In the middle of the explanation, the Deputy-Minister interrupted with a “This is nonsense! You think we don’t know what is going on? Next year, we will not allow this kind of bull**** process!” The Minister chimed in with a similar but longer rant that communicated the same level of anger. After they were finished, the room went quiet, as embarrassed Directors suddenly buried themselves into reading their notes while the Consultant sat quietly and said nothing.
After what felt like a decade of silence, one of the Directors finally broke it, changing the subject by highlighting one of the positive areas of progress in the project and the conversation in the room moved on, albeit under a cloud. Interestingly enough, neither the Minister nor the Deputy-Minister were in the same position a year later when the event was due to be held; the event was not held again for the next two years.
As a leader, you will be faced with situations in which your emotions tempt you to act or speak in a certain manner. As a leader, it is important to be aware that you are always being watched, always under the microscope, always influencing others by what you say and do.
Therefore, your words, expressions and actions speak volumes and cannot be subjected to the whims of your emotions. The fact that your subordinate has failed to deliver on a simple task that you both agreed upon and showed up at a meeting unprepared – which makes you angry – does not mean that the optimal decision is to berate him/her in front of everyone at the meeting.
The fact that a taxi driver cut you off while you were driving home after a long day and swiped your car, causing a US$2000 dent in the car does not mean that the optimal decision after you get out of the car is to slap him for being stupid and careless. The fact that your colleague double-crosses you at a Board meeting and speaks or votes against a proposal that you are supporting does not mean that the optimal decision is to bang on the table and/or call her/him a two-faced liar. Angry outbursts will cause you pain and regret and will diminish your leadership capacity.
So, what can you do to eliminate your angry outbursts? There are many strategies for this, and here are my three favorites:
- Ask yourself “Why”. In the moment that you are about to have the angry outburst, ask yourself why you want to take that action. Have the conversation with yourself. Encourage yourself to answer that question to yourself. Invariably, the first answer will not satisfy you, because you know that you have just told a half-truth to yourself. Ask again, and encourage yourself to tell yourself the truth. For example, if Will Smith had asked himself why he wanted to go up and slap Christ Rock, the first answer may have been “because he disrespected my wife”. But as many of us suspect, there is a deeper reason why he wanted to do this. If he demanded of himself the deeper reason, the answer would have calmed him down and helped him to realize that the problem was with himself first, and would not be solved by an external action. The beauty of this strategy is that while you can try to lie to yourself, you know when you are lying. Demand the truth of yourself in that moment. The exercise will be painful, but less painful than the aftermath of the outburst.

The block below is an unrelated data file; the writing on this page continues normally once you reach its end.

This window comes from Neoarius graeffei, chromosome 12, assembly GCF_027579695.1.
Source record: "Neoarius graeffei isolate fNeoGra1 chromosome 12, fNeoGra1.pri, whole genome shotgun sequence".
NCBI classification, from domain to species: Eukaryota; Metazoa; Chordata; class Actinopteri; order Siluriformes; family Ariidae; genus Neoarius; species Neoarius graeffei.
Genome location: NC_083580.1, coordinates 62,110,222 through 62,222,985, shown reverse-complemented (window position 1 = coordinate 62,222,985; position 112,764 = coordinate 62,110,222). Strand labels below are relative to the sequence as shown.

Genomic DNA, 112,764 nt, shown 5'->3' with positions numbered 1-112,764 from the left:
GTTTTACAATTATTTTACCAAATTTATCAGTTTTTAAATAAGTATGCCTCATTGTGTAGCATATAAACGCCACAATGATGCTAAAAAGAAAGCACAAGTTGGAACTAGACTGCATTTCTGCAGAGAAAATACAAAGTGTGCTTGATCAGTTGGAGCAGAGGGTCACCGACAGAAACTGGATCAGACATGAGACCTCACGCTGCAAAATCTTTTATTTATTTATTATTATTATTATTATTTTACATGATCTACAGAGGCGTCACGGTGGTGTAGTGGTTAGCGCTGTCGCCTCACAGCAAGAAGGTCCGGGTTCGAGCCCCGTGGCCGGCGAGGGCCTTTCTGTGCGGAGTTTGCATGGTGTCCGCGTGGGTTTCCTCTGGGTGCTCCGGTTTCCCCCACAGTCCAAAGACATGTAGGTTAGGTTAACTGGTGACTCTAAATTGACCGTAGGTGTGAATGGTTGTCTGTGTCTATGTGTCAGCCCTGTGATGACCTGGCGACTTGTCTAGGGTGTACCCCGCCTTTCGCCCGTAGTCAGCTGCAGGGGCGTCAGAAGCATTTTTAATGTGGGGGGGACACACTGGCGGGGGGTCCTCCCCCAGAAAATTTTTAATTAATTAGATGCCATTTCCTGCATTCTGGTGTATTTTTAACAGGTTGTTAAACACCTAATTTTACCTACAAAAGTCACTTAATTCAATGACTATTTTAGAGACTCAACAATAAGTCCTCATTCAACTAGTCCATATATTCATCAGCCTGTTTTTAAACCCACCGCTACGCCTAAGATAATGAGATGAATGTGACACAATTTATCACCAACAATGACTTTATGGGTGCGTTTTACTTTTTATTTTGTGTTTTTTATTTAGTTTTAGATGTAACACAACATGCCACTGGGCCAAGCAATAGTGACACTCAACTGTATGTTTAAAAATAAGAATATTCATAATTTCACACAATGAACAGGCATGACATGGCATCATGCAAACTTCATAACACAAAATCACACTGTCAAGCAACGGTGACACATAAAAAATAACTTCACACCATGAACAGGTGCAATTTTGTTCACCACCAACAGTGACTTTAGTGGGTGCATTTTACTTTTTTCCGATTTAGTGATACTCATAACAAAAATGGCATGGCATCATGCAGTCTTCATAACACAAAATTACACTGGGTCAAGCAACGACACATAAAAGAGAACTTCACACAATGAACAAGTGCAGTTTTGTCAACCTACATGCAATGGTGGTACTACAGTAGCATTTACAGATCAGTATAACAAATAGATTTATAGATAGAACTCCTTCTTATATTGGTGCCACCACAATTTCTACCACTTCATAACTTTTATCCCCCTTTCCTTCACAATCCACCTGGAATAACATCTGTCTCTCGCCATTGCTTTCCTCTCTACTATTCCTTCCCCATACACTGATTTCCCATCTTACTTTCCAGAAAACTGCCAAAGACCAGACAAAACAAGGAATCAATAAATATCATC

- List the names of ten people you are serving. Leadership is influence, and it is a service that leaders provide to those whom they influence. Every leader has at least ten people that they influence. This may include your subordinates, colleagues, bosses, shareholders, customers, suppliers, children, friends, and family. All of them depend on you to serve them with good leadership. You have a choice whether or not to serve them with good or bad leadership. In the moment when you are feeling frustrated or ready to pounce, list the names of ten people whom you are serving with your leadership. Just list their names, and as you list their names the unspoken question that will come to you is how well does this action serve them? I have personally been faced with the road rage quandary and it has been the image of my co-workers hearing about me getting into a fight with a taxi driver that has served to calm me down in milliseconds as I imagine that horror on their face when they hear that I beat up a taxi driver (and that’s assuming I don’t get beat up by the taxi driver, which would be even worse horror and shame!)
- Sometimes, we all need divine help, guidance, and wisdom. Whatever your spiritual beliefs are, leverage them to ask for help in this moment. This is a defining moment in your leadership, and your decision when your emotions are at their peak will have far greater influence than what you may do for the next year or two. Like Smith and Mandela, you have to make a choice when faced with these moments of extreme emotion, especially when they are justified. Say a prayer. Ask whatever being you believe in to help you navigate this moment. We all have to ask for help sometimes; in that moment, which can happen in seconds, ask for help to the One who is always available.
As the world becomes more volatile, uncertain, complex and ambiguous, the probability that a leader can achieve her/his objectives utilizing only resources within her/his control is effectively zero. Every leader has to be able to inspire and motivate people who can live just fine without that leader to invest their time, talents, and treasure into the vision of what the leader is called to achieve during her/his tenure in an organization.
Whether your organization is a big as the government of South Africa or Dangote or Ethiopian Airlines, or as small as a classroom, a local community, or a family, steering them to achieve the vision that you know in your heart you want to achieve will require people within and outside your organization to trust in your decision-making enough to invest their time, talents and treasure. And some of them may not depend on you for their income, shelter, or survival. In these situations, which all African leaders face, we can enhance our ability to achieve our goals by demonstrating the emotional intelligence of Nelson Mandela and eliminating angry outbursts.